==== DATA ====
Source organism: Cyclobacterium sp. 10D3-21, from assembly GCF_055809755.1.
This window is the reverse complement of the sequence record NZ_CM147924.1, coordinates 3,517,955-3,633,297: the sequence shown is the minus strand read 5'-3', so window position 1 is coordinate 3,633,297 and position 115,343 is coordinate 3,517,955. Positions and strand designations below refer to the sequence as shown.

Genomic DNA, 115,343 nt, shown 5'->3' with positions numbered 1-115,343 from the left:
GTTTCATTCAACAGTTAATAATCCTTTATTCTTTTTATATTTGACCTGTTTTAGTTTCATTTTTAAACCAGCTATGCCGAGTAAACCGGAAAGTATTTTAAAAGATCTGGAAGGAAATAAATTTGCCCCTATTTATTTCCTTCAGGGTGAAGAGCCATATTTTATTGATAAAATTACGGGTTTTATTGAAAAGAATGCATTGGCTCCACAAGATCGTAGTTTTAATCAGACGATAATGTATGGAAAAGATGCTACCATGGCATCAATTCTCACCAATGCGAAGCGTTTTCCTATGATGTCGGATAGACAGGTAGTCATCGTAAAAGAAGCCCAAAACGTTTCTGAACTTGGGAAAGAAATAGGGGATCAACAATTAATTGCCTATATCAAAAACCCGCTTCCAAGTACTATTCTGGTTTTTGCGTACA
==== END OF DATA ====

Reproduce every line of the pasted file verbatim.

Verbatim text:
Source organism: Cyclobacterium sp. 10D3-21, from assembly GCF_055809755.1.
This window is the reverse complement of the sequence record NZ_CM147924.1, coordinates 3,517,955-3,633,297: the sequence shown is the minus strand read 5'-3', so window position 1 is coordinate 3,633,297 and position 115,343 is coordinate 3,517,955. Positions and strand designations below refer to the sequence as shown.

Genomic DNA, 115,343 nt, shown 5'->3' with positions numbered 1-115,343 from the left:
GTTTCATTCAACAGTTAATAATCCTTTATTCTTTTTATATTTGACCTGTTTTAGTTTCATTTTTAAACCAGCTATGCCGAGTAAACCGGAAAGTATTTTAAAAGATCTGGAAGGAAATAAATTTGCCCCTATTTATTTCCTTCAGGGTGAAGAGCCATATTTTATTGATAAAATTACGGGTTTTATTGAAAAGAATGCATTGGCTCCACAAGATCGTAGTTTTAATCAGACGATAATGTATGGAAAAGATGCTACCATGGCATCAATTCTCACCAATGCGAAGCGTTTTCCTATGATGTCGGATAGACAGGTAGTCATCGTAAAAGAAGCCCAAAACGTTTCTGAACTTGGGAAAGAAATAGGGGATCAACAATTAATTGCCTATATCAAAAACCCGCTTCCAAGTACTATTCTGGTTTTTGCGTACA